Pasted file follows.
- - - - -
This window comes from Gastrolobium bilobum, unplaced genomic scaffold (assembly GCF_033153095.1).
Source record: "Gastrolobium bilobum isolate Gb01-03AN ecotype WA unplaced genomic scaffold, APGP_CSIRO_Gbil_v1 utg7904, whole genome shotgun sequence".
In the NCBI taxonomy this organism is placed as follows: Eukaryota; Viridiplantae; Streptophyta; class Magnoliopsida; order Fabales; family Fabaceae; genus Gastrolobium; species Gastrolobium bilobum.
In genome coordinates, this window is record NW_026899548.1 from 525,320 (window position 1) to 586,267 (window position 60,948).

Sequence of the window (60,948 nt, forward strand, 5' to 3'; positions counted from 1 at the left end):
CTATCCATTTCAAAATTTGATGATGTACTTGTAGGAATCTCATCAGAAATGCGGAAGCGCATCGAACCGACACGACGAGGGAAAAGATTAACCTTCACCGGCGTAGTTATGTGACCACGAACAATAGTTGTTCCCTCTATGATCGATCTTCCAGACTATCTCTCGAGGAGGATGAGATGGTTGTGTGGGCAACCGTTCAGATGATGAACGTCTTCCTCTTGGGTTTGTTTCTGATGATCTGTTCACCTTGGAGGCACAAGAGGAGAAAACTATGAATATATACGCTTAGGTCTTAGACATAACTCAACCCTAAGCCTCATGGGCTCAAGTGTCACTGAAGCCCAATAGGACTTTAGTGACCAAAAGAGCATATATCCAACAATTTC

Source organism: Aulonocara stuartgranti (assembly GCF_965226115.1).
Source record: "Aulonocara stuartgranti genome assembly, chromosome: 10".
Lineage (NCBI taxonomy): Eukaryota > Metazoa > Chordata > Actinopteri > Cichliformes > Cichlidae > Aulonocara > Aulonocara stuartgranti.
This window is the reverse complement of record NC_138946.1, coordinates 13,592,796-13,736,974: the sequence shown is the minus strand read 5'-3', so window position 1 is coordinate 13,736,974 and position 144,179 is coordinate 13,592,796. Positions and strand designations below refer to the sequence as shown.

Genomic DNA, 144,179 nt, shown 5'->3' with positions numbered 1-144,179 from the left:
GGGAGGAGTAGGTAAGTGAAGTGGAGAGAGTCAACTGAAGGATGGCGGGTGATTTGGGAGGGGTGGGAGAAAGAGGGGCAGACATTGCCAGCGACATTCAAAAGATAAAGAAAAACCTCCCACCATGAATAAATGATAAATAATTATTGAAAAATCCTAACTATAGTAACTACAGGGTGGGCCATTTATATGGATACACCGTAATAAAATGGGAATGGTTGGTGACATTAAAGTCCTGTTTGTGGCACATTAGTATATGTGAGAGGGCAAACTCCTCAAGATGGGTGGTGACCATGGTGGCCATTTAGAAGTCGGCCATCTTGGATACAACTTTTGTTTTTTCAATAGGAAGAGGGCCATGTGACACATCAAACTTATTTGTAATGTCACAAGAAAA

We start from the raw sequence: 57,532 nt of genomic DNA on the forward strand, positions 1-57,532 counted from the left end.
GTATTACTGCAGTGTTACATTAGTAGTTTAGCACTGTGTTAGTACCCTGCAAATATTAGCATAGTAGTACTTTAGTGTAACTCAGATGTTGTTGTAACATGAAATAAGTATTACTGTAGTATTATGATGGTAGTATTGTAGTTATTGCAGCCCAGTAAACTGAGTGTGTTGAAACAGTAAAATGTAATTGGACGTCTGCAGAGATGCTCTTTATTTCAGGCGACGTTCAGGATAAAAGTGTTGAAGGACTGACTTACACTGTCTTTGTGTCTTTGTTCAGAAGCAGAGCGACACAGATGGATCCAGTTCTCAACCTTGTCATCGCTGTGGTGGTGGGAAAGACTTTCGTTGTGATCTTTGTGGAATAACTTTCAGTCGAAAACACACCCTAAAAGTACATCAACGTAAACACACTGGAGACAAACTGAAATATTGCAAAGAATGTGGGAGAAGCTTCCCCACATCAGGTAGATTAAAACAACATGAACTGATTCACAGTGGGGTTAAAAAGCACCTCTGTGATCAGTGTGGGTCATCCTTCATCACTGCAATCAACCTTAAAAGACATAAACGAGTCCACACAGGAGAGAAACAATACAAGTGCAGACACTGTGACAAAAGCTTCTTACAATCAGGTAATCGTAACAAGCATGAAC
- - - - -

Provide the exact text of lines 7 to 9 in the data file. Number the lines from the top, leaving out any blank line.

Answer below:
Source organism: Aulonocara stuartgranti (assembly GCF_965226115.1).
Source record: "Aulonocara stuartgranti genome assembly, chromosome: 10".
Lineage (NCBI taxonomy): Eukaryota > Metazoa > Chordata > Actinopteri > Cichliformes > Cichlidae > Aulonocara > Aulonocara stuartgranti.